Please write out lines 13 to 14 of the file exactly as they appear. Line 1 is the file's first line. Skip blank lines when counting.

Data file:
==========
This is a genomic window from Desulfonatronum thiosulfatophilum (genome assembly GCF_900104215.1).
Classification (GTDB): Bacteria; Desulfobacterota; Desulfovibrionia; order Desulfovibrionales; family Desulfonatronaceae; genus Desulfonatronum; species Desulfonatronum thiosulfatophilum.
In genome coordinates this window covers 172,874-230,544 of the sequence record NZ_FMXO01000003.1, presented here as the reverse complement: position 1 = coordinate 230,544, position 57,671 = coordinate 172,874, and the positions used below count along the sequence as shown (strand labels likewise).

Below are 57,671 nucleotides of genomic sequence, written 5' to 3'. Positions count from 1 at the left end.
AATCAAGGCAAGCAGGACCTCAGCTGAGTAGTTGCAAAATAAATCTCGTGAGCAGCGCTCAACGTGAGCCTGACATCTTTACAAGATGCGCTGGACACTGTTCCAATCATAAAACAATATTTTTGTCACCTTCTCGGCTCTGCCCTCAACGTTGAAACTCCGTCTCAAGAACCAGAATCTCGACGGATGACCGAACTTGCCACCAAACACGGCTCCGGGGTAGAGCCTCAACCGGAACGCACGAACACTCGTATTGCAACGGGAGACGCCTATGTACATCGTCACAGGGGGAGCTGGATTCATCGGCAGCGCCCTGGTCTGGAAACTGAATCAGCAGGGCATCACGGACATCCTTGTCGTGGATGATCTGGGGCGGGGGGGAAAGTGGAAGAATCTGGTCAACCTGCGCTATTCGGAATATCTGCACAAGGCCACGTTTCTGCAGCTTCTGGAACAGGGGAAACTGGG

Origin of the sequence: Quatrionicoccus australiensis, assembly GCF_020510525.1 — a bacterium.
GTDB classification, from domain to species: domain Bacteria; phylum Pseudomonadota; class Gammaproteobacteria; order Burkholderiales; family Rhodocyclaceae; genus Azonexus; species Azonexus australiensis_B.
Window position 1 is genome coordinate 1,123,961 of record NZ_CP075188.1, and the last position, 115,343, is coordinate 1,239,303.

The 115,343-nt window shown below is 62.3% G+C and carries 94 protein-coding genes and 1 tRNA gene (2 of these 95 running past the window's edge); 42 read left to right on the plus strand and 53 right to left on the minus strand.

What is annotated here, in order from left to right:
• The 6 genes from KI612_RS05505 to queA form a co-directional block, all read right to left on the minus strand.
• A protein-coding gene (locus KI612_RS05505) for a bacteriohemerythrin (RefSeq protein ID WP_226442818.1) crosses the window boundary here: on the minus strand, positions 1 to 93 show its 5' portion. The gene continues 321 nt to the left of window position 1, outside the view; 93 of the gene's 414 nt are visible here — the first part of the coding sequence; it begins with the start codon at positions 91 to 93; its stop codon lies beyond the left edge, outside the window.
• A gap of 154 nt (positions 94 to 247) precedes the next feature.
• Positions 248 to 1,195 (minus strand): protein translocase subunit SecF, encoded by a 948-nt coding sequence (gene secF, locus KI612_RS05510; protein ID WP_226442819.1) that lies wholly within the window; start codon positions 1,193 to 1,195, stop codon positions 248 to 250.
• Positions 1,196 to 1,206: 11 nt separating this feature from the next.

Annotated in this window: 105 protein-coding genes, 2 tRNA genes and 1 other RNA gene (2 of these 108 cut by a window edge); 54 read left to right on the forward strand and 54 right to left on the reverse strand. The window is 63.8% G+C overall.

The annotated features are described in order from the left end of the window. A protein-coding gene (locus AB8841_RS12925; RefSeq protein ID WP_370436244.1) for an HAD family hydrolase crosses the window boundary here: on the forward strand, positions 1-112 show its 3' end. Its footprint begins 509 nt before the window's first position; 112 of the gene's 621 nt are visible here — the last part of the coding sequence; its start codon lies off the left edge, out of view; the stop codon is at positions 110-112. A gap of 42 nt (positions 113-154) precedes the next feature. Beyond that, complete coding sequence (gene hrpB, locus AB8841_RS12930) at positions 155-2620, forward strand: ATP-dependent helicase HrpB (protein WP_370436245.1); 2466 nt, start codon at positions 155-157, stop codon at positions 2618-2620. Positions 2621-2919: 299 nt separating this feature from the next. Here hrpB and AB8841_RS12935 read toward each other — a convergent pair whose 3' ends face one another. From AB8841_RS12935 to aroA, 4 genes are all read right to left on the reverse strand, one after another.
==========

• A gap of 154 nt (positions 94 to 247) precedes the next feature.
• Positions 248 to 1,195 (minus strand): protein translocase subunit SecF, encoded by a 948-nt coding sequence (gene secF, locus KI612_RS05510; protein ID WP_226442819.1) that lies wholly within the window; start codon positions 1,193 to 1,195, stop codon positions 248 to 250.